The Conference on Disarmament exists to, among other things, check compliance with disarmament and arms control agreements, as well as to negotiate new agreements.
The Geneva Conference on Disarmament (CD) has its background in the so-called Eighteen Nations Disarmament Committee which was established in March 1962 and later increased its membership to 30 states. Which in turn became the Conference of the Committee on Disarmament in 1969. Both of these bodies were chaired by the United States and the Soviet Union.
The Conference on Disarmament as we know it today was formed in 1979 as a result of the first special session on disarmament in the United Nations (UN) General Assembly a year earlier. The UN member states then considered that an international body with a mandate to negotiate legally binding agreements on disarmament and arms control should be created.
The CD is considered an independent body of the UN, but its secretary is appointed by the UN Secretary-General. The CD must also consider the recommendations made by the UN General Assembly and submit a report at least once a year to the General Assembly.
Members and meetings
At its inception in 1979, the CD had 40 member states. But over the years it has grown to 65 members states. States which are not counted as member states, but which have expressed a desire to participate in the discussions of the Conference on Disarmament, have been invited to participate as observers.
However, the name disarmament conference is misleading because a conference is often a temporary short-term event. The Conference on Disarmament has three sessions each year. The first session begins in January and lasts for ten weeks; the second begins in May and is seven weeks long; and the third begins in July and is also seven weeks. Usually one open meeting is held per week.
The member countries of the CD take turns chairing the conference according to a rolling schedule. Each chair sits for four weeks, which means that each business year has time to see six different chairs. Since 2006, the six presidencies have increased their cooperation and coordinate their activities to build on each other’s work instead of repeating what has already been done during previous presidencies.
Mandate and agenda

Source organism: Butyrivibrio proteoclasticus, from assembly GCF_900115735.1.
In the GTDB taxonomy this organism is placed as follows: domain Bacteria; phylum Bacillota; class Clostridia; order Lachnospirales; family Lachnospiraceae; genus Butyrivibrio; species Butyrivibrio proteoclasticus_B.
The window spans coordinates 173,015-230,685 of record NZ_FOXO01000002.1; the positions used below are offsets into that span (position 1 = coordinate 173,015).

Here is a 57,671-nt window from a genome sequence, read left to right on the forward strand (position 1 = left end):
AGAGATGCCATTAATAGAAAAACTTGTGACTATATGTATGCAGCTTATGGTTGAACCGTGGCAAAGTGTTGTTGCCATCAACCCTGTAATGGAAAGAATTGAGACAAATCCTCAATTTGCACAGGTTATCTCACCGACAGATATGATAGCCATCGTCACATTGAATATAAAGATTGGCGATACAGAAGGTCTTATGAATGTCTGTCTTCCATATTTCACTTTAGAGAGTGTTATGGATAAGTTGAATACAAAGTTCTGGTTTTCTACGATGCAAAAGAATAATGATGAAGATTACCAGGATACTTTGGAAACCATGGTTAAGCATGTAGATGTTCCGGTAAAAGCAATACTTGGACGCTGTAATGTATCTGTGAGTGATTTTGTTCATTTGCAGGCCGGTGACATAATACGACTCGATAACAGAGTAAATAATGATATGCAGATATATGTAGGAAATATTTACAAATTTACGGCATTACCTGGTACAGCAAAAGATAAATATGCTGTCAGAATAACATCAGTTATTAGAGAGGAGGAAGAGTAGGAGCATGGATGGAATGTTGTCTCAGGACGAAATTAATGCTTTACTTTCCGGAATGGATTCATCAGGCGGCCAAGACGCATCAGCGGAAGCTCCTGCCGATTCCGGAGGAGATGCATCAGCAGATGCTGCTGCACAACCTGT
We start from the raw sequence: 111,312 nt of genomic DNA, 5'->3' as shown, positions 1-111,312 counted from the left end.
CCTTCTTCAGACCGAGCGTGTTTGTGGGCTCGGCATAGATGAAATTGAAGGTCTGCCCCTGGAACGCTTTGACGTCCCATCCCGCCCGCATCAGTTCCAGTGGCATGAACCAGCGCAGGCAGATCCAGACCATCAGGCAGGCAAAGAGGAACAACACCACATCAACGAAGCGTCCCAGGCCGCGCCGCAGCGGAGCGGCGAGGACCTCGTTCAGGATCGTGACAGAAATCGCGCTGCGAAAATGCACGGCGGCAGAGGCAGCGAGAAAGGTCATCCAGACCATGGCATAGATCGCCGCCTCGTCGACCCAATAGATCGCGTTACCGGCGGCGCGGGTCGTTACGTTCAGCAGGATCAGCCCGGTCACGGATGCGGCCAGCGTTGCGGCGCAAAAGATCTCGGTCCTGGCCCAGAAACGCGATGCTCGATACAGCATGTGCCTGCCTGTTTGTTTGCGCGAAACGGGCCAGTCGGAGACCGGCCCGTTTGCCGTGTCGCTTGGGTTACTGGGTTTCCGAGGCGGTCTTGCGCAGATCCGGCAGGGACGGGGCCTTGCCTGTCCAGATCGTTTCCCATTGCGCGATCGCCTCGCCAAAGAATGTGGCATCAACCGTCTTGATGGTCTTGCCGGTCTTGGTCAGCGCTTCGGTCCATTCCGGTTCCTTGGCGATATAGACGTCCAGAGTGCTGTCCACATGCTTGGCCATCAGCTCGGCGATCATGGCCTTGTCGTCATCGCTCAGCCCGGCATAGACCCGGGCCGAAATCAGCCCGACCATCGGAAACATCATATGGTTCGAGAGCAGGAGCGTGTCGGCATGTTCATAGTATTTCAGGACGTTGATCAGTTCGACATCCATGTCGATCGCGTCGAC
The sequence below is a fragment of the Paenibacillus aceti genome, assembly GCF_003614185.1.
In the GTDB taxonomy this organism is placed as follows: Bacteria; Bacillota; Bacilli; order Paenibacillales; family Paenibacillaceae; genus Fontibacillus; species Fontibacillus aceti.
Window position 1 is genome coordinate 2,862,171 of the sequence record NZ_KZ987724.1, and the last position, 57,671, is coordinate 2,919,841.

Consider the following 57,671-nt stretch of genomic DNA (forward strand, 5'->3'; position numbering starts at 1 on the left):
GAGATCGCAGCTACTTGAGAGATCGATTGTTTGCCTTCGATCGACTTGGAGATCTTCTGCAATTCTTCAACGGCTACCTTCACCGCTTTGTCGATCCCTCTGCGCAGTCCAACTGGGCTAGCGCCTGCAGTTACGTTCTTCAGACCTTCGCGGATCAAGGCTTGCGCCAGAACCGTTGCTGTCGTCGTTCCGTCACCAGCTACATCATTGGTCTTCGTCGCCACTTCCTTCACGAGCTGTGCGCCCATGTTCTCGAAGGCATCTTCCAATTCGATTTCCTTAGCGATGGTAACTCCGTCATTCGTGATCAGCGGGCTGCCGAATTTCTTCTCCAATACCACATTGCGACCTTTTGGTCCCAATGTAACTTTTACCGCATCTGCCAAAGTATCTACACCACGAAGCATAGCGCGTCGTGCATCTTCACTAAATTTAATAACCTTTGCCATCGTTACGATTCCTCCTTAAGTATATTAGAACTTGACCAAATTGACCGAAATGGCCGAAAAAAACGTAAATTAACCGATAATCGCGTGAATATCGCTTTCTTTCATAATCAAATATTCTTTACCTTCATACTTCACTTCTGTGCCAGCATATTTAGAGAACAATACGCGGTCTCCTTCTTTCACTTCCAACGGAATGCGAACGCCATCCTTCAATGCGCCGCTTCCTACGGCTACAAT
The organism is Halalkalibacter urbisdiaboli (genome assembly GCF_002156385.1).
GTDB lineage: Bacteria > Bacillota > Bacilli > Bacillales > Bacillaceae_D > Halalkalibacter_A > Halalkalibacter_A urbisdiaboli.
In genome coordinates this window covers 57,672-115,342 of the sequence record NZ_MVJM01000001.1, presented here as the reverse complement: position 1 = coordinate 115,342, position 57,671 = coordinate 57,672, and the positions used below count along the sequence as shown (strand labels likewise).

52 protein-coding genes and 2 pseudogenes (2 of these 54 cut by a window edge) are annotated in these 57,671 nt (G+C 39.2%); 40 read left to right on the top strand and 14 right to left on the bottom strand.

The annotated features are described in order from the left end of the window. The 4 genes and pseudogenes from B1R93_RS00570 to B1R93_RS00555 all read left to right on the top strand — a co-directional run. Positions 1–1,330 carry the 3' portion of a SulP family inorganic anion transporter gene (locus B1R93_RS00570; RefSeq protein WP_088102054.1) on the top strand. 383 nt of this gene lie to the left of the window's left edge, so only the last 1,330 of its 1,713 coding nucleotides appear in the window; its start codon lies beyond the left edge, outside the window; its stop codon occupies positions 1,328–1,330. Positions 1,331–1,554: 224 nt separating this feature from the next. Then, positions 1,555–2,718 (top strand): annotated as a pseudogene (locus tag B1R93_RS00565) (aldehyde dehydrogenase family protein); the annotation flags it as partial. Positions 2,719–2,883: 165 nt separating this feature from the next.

The Conference on Disarmament is the world’s only multilateral body with a mandate to negotiate legally binding international agreements on disarmament and arms control.
The CD discusses most of the issues on the agenda in so-called ad hoc committees (temporary committees), where discussions are held behind closed doors. This means that no one other than the government representatives has the right to attend these meetings.
The lack of transparency in the work of the CD has been criticized. Civil society representatives are asking for greater participation in the conference’s work, but this has so far not materialized.
The CD takes all its decisions by consensus. This means that no decisions can be made unless all member states agree. The consensus principle has been criticized for standing in the way of the work in CD. It is difficult to get all 65 states to agree on an issue, which unfortunately means that the CD’s work since 1996, when it completed work on the Comprehensive Nuclear-Test Ban Treaty, has been at a standstill. Complaints have also been made that the countries that block a decision do not have to do so in open meetings and thus be recorded, but can do so behind the scenes.
What has the Conference on Disarmament done?
The CD and the bodies that worked before the CD took the form it has today have negotiated many important agreements for disarmament and arms control. Among these are the Treaty on the Non-Proliferation of Nuclear Weapons (NPT), Convention on the Law of the Sea, Convention on Biological Weapons, Convention on Chemical Weapons and the Comprehensive Nuclear-Test-Ban Treaty (CTBT).
Other agreements have been negotiated outside the framework of the CD because the system was considered too slow because the countries cannot agree. For example, both the convention banning landmines and the convention on the prohibition of nuclear weapons have come about through processes outside the CD.
What is happening today?
Since 1996, work in CD has been at a standstill and it is still like that today. Work to strengthen the cooperation between the rotating chair countries made the CD’s work more efficient and a hope for a stronger CD was kindled. Content-rich and fruitful debates were conducted, among other things, on the prevention of an arms race in outer space (PAROS); an agreement controlling the production of fissile material (FMCT); Nuclear weapons convention and Negative security assurances. Special coordinators have also been appointed for certain particularly important issues.
However, not much has happened, a few times they have agreed on a work program but they have not succeeded in implementing these work programs into concrete work.